TAMPA, Fla. - If you are not planning to get the COVID-19 vaccine, or just have not gotten around to it yet, researchers at USF Health can use your help. The university is taking part in a nationwide study evaluating infection and transmission of coronavirus in people ages 18 through 29.
The 18 through 29 age group has the lowest vaccination rates among adults, and when infected with COVID-19 are more likely not to show any symptoms.
"I think we need to understand how the virus is transmitted, what changes about it so that we can be instead of playing catch up like we are now, be ahead of it," said Dr. Kami Kim, USF Division Director of Infectious Disease and International Medicine.
Kim is the Principal Investigator for the 'Prevent COVID U' study at USF Health, one of about 50 sites across the country taking part in the research. It is designed to test how well the Moderna vaccine prevents a coronavirus infection and reduces transmission of COVID-19.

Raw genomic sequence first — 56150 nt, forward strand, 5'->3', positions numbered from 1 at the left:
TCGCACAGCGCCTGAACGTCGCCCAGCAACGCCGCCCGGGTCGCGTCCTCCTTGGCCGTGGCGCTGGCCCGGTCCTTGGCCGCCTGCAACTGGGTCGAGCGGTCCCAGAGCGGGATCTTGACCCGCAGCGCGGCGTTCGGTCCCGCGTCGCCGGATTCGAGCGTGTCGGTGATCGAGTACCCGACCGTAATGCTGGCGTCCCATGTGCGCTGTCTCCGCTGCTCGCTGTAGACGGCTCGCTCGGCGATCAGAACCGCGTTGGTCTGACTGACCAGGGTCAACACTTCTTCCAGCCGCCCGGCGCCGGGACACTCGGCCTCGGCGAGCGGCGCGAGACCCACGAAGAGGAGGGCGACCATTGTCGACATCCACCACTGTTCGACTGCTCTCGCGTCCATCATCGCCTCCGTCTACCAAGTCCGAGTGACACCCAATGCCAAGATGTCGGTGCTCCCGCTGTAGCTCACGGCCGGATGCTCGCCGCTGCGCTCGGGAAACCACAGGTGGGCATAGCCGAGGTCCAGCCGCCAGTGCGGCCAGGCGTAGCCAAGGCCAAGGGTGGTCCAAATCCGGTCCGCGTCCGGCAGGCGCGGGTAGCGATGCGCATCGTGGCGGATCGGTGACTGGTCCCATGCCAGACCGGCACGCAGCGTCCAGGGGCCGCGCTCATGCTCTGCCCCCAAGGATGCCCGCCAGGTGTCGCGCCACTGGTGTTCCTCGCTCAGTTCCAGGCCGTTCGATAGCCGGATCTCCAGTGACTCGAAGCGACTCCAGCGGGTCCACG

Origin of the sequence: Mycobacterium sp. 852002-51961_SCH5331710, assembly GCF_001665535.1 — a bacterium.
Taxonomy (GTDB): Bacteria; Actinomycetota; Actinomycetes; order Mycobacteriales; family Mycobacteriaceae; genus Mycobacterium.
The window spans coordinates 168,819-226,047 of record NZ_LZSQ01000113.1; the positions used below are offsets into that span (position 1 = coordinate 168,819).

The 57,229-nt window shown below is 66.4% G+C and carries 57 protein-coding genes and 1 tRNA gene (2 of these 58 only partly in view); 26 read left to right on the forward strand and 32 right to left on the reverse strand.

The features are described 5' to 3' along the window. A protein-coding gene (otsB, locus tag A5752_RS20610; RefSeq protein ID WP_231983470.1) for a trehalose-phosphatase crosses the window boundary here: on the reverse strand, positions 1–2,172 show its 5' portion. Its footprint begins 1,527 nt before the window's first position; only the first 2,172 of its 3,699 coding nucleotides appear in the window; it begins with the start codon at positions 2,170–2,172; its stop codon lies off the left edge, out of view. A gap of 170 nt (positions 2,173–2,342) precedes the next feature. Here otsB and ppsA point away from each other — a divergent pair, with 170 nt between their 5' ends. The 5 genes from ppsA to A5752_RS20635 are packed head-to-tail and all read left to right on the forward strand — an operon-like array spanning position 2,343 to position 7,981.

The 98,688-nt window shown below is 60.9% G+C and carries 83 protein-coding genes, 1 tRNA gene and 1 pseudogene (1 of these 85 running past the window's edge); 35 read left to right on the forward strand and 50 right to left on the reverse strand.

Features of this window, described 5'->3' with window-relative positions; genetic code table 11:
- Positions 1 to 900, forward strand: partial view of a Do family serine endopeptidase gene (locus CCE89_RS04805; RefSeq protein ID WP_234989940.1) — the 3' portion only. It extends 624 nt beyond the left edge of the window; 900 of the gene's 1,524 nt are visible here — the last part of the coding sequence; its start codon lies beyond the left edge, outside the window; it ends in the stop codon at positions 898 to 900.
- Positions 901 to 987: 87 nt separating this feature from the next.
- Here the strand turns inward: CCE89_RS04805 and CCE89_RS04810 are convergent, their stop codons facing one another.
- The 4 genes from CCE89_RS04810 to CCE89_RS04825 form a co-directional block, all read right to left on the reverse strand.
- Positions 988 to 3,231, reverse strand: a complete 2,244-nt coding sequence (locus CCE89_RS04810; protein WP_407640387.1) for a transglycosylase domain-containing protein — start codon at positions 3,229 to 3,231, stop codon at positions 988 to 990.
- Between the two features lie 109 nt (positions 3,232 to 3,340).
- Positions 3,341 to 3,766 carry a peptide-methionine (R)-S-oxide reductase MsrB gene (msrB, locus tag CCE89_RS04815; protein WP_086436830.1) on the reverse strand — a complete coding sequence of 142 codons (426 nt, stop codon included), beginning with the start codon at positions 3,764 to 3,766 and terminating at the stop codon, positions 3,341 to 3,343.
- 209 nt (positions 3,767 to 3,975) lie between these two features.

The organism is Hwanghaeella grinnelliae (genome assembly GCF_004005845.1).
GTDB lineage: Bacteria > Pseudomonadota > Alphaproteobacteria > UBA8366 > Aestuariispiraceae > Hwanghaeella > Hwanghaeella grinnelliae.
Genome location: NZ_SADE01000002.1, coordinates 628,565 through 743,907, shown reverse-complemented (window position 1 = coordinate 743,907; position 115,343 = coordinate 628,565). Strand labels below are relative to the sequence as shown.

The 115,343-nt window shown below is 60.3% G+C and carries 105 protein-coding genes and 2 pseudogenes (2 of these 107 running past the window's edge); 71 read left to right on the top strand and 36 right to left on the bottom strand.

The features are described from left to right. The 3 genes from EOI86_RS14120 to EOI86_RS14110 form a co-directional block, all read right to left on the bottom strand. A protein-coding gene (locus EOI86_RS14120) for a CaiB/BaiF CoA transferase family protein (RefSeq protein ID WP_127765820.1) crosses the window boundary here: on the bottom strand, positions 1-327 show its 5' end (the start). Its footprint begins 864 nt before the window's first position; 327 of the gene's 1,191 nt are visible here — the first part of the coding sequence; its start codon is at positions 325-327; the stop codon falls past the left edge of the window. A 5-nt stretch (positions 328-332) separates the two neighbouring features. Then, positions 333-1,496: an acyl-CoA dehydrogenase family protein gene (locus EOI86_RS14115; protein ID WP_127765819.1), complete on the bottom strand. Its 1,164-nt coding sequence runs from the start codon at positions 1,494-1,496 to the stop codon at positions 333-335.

"I think the virus so far has been smarter than we have, even though we've done pretty well," Kim said.
To sign up you must be unvaccinated and never had a positive coronavirus test.
Participants will be divided into two groups, people who receive the Moderna vaccine right away or delayed by a few months, and people who choose to remain unvaccinated. By comparing infection and transmission rates between the groups, researchers hope to learn critical information.
"Is the virus really, really infectious? Does having one dose or two doses make it less likely to be infectious? Just how bad is it? Does it correlate with symptoms," explained Kim.
Taking part is about a four-month commitment. Participants will need to do daily nasal swabs, have blood drawn, do questionnaires, and flag people they are in regular close contact with.
"We'll get some very interesting and important scientific information," Kim said. "We'll be able to publicize the importance of vaccines to this younger demographic."
USF Health is looking for about 200 people locally to take part, and enrollment has already started. Volunteers will be compensated for their time.
To learn more or participate, visit https://preventcovidu.org/.